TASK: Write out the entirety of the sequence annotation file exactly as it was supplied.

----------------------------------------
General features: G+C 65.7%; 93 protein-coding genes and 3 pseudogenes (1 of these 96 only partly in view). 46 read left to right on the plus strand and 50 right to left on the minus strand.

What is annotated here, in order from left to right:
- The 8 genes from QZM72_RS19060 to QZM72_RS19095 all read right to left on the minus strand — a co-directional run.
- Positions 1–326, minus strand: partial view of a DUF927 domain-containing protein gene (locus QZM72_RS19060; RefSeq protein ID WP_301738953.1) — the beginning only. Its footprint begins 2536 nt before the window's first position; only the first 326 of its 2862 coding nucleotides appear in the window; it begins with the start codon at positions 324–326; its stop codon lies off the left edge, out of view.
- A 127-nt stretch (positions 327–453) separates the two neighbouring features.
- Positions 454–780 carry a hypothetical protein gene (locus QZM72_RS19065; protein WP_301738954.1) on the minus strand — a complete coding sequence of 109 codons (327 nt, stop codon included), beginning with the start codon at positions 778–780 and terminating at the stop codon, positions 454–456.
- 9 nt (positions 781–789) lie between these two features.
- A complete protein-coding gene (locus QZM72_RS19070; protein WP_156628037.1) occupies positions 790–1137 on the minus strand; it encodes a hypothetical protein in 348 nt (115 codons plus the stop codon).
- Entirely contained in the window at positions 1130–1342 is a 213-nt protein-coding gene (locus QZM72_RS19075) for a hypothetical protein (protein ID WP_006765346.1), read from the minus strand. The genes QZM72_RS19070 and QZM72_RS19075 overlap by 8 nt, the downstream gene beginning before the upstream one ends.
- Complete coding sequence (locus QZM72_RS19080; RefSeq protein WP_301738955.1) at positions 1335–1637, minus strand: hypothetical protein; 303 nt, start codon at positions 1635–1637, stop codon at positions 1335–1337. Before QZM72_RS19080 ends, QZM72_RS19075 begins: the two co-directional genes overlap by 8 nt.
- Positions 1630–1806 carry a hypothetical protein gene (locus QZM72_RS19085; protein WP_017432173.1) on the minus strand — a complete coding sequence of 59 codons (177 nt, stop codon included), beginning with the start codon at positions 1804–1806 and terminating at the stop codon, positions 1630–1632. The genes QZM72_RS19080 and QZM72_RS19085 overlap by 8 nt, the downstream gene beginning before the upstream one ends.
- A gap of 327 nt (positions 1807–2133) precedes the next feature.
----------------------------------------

General features: G+C 65.7%; 93 protein-coding genes and 3 pseudogenes (1 of these 96 only partly in view). 46 read left to right on the plus strand and 50 right to left on the minus strand.

What is annotated here, in order from left to right:
- The 8 genes from QZM72_RS19060 to QZM72_RS19095 all read right to left on the minus strand — a co-directional run.
- Positions 1–326, minus strand: partial view of a DUF927 domain-containing protein gene (locus QZM72_RS19060; RefSeq protein ID WP_301738953.1) — the beginning only. Its footprint begins 2536 nt before the window's first position; only the first 326 of its 2862 coding nucleotides appear in the window; it begins with the start codon at positions 324–326; its stop codon lies off the left edge, out of view.
- A 127-nt stretch (positions 327–453) separates the two neighbouring features.
- Positions 454–780 carry a hypothetical protein gene (locus QZM72_RS19065; protein WP_301738954.1) on the minus strand — a complete coding sequence of 109 codons (327 nt, stop codon included), beginning with the start codon at positions 778–780 and terminating at the stop codon, positions 454–456.
- 9 nt (positions 781–789) lie between these two features.
- A complete protein-coding gene (locus QZM72_RS19070; protein WP_156628037.1) occupies positions 790–1137 on the minus strand; it encodes a hypothetical protein in 348 nt (115 codons plus the stop codon).
- Entirely contained in the window at positions 1130–1342 is a 213-nt protein-coding gene (locus QZM72_RS19075) for a hypothetical protein (protein ID WP_006765346.1), read from the minus strand. The genes QZM72_RS19070 and QZM72_RS19075 overlap by 8 nt, the downstream gene beginning before the upstream one ends.
- Complete coding sequence (locus QZM72_RS19080; RefSeq protein WP_301738955.1) at positions 1335–1637, minus strand: hypothetical protein; 303 nt, start codon at positions 1635–1637, stop codon at positions 1335–1337. Before QZM72_RS19080 ends, QZM72_RS19075 begins: the two co-directional genes overlap by 8 nt.
- Positions 1630–1806 carry a hypothetical protein gene (locus QZM72_RS19085; protein WP_017432173.1) on the minus strand — a complete coding sequence of 59 codons (177 nt, stop codon included), beginning with the start codon at positions 1804–1806 and terminating at the stop codon, positions 1630–1632. The genes QZM72_RS19080 and QZM72_RS19085 overlap by 8 nt, the downstream gene beginning before the upstream one ends.
- A gap of 327 nt (positions 1807–2133) precedes the next feature.